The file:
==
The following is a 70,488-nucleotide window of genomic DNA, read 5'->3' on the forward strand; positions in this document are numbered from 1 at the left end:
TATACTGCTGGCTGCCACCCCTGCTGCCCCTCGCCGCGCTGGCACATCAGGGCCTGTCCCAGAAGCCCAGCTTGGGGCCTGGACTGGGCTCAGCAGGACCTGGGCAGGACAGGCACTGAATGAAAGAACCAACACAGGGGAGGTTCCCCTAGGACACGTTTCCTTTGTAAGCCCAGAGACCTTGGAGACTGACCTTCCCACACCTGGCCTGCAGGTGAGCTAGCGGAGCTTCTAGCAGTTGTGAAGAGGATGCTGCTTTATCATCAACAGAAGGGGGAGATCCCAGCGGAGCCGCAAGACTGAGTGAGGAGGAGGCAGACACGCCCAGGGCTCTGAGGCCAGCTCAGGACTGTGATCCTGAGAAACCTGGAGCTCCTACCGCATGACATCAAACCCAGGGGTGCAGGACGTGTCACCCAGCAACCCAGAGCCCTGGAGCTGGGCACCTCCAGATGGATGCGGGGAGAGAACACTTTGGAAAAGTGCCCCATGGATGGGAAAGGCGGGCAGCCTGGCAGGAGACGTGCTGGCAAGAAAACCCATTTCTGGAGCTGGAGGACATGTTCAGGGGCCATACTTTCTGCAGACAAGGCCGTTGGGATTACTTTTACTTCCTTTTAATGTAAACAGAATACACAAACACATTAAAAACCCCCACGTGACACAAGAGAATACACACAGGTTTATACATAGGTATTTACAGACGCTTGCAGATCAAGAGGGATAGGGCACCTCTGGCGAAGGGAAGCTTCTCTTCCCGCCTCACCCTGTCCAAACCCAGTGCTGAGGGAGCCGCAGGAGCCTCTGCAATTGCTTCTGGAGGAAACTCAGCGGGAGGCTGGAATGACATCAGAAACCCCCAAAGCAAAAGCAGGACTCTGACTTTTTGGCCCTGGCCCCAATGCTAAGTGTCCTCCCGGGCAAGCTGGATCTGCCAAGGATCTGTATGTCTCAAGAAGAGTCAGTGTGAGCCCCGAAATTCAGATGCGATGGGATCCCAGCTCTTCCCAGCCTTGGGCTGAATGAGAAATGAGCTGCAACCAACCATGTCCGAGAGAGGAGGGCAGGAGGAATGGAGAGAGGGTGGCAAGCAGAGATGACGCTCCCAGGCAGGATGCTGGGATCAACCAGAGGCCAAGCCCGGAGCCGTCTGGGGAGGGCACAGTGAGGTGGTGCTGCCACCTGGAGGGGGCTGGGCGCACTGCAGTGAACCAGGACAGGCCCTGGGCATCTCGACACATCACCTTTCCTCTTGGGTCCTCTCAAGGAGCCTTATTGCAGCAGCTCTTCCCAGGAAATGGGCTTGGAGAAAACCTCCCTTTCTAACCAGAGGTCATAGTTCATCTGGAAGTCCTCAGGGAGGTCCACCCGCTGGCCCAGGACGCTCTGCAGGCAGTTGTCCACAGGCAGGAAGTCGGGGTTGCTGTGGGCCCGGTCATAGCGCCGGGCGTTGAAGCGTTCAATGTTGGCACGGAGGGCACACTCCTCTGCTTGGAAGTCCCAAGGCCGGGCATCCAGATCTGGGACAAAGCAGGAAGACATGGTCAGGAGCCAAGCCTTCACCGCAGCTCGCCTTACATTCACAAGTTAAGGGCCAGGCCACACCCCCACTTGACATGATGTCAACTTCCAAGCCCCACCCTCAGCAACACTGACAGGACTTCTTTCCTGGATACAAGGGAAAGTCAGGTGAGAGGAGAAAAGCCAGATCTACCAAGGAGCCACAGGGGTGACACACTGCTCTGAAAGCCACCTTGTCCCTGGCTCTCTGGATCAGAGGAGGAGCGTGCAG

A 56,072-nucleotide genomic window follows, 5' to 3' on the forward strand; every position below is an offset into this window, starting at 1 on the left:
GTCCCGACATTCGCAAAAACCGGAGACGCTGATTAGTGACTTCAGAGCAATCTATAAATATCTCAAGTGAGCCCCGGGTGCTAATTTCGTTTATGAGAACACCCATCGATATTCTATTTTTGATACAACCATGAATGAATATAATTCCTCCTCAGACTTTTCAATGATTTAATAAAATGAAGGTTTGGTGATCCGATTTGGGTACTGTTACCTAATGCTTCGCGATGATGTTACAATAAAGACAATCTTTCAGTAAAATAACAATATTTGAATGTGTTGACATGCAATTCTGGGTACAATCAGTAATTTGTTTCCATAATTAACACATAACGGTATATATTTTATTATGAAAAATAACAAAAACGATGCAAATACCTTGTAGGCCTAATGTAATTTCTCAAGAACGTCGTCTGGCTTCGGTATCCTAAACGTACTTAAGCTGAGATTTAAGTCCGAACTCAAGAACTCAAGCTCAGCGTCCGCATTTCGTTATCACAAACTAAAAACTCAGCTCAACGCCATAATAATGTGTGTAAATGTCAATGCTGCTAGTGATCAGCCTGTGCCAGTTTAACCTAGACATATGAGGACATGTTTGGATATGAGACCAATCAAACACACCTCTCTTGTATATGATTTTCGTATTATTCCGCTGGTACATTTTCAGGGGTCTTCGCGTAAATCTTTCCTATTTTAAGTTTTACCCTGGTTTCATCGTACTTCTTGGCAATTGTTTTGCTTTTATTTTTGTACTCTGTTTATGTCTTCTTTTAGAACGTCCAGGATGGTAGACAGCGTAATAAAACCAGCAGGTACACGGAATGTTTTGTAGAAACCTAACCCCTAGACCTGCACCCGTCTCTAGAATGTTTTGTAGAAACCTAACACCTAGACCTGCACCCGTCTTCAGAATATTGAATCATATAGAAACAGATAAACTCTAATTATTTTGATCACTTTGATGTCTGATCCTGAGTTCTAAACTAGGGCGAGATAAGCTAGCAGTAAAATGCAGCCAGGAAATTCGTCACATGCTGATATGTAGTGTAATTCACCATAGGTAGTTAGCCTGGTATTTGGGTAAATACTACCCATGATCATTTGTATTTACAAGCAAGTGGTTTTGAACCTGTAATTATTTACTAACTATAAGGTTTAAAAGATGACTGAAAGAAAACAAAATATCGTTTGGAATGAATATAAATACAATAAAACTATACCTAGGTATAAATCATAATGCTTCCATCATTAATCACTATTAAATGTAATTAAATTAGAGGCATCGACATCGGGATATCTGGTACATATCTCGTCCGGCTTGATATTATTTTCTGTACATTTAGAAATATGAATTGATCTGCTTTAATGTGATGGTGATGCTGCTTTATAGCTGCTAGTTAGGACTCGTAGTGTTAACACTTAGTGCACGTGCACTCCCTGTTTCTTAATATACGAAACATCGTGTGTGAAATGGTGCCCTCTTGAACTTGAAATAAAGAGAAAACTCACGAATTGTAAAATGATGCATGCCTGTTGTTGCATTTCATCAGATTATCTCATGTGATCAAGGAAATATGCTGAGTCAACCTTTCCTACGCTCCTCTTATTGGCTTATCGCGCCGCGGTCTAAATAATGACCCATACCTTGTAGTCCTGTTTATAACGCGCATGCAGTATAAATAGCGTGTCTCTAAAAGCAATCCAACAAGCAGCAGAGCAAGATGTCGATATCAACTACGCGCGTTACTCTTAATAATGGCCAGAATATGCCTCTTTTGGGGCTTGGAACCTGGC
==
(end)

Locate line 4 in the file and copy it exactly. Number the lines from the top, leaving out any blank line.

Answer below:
GTCCCGACATTCGCAAAAACCGGAGACGCTGATTAGTGACTTCAGAGCAATCTATAAATATCTCAAGTGAGCCCCGGGTGCTAATTTCGTTTATGAGAACACCCATCGATATTCTATTTTTGATACAACCATGAATGAATATAATTCCTCCTCAGACTTTTCAATGATTTAATAAAATGAAGGTTTGGTGATCCGATTTGGGTACTGTTACCTAATGCTTCGCGATGATGTTACAATAAAGACAATCTTTCAGTAAAATAACAATATTTGAATGTGTTGACATGCAATTCTGGGTACAATCAGTAATTTGTTTCCATAATTAACACATAACGGTATATATTTTATTATGAAAAATAACAAAAACGATGCAAATACCTTGTAGGCCTAATGTAATTTCTCAAGAACGTCGTCTGGCTTCGGTATCCTAAACGTACTTAAGCTGAGATTTAAGTCCGAACTCAAGAACTCAAGCTCAGCGTCCGCATTTCGTTATCACAAACTAAAAACTCAGCTCAACGCCATAATAATGTGTGTAAATGTCAATGCTGCTAGTGATCAGCCTGTGCCAGTTTAACCTAGACATATGAGGACATGTTTGGATATGAGACCAATCAAACACACCTCTCTTGTATATGATTTTCGTATTATTCCGCTGGTACATTTTCAGGGGTCTTCGCGTAAATCTTTCCTATTTTAAGTTTTACCCTGGTTTCATCGTACTTCTTGGCAATTGTTTTGCTTTTATTTTTGTACTCTGTTTATGTCTTCTTTTAGAACGTCCAGGATGGTAGACAGCGTAATAAAACCAGCAGGTACACGGAATGTTTTGTAGAAACCTAACCCCTAGACCTGCACCCGTCTCTAGAATGTTTTGTAGAAACCTAACACCTAGACCTGCACCCGTCTTCAGAATATTGAATCATATAGAAACAGATAAACTCTAATTATTTTGATCACTTTGATGTCTGATCCTGAGTTCTAAACTAGGGCGAGATAAGCTAGCAGTAAAATGCAGCCAGGAAATTCGTCACATGCTGATATGTAGTGTAATTCACCATAGGTAGTTAGCCTGGTATTTGGGTAAATACTACCCATGATCATTTGTATTTACAAGCAAGTGGTTTTGAACCTGTAATTATTTACTAACTATAAGGTTTAAAAGATGACTGAAAGAAAACAAAATATCGTTTGGAATGAATATAAATACAATAAAACTATACCTAGGTATAAATCATAATGCTTCCATCATTAATCACTATTAAATGTAATTAAATTAGAGGCATCGACATCGGGATATCTGGTACATATCTCGTCCGGCTTGATATTATTTTCTGTACATTTAGAAATATGAATTGATCTGCTTTAATGTGATGGTGATGCTGCTTTATAGCTGCTAGTTAGGACTCGTAGTGTTAACACTTAGTGCACGTGCACTCCCTGTTTCTTAATATACGAAACATCGTGTGTGAAATGGTGCCCTCTTGAACTTGAAATAAAGAGAAAACTCACGAATTGTAAAATGATGCATGCCTGTTGTTGCATTTCATCAGATTATCTCATGTGATCAAGGAAATATGCTGAGTCAACCTTTCCTACGCTCCTCTTATTGGCTTATCGCGCCGCGGTCTAAATAATGACCCATACCTTGTAGTCCTGTTTATAACGCGCATGCAGTATAAATAGCGTGTCTCTAAAAGCAATCCAACAAGCAGCAGAGCAAGATGTCGATATCAACTACGCGCGTTACTCTTAATAATGGCCAGAATATGCCTCTTTTGGGGCTTGGAACCTGGC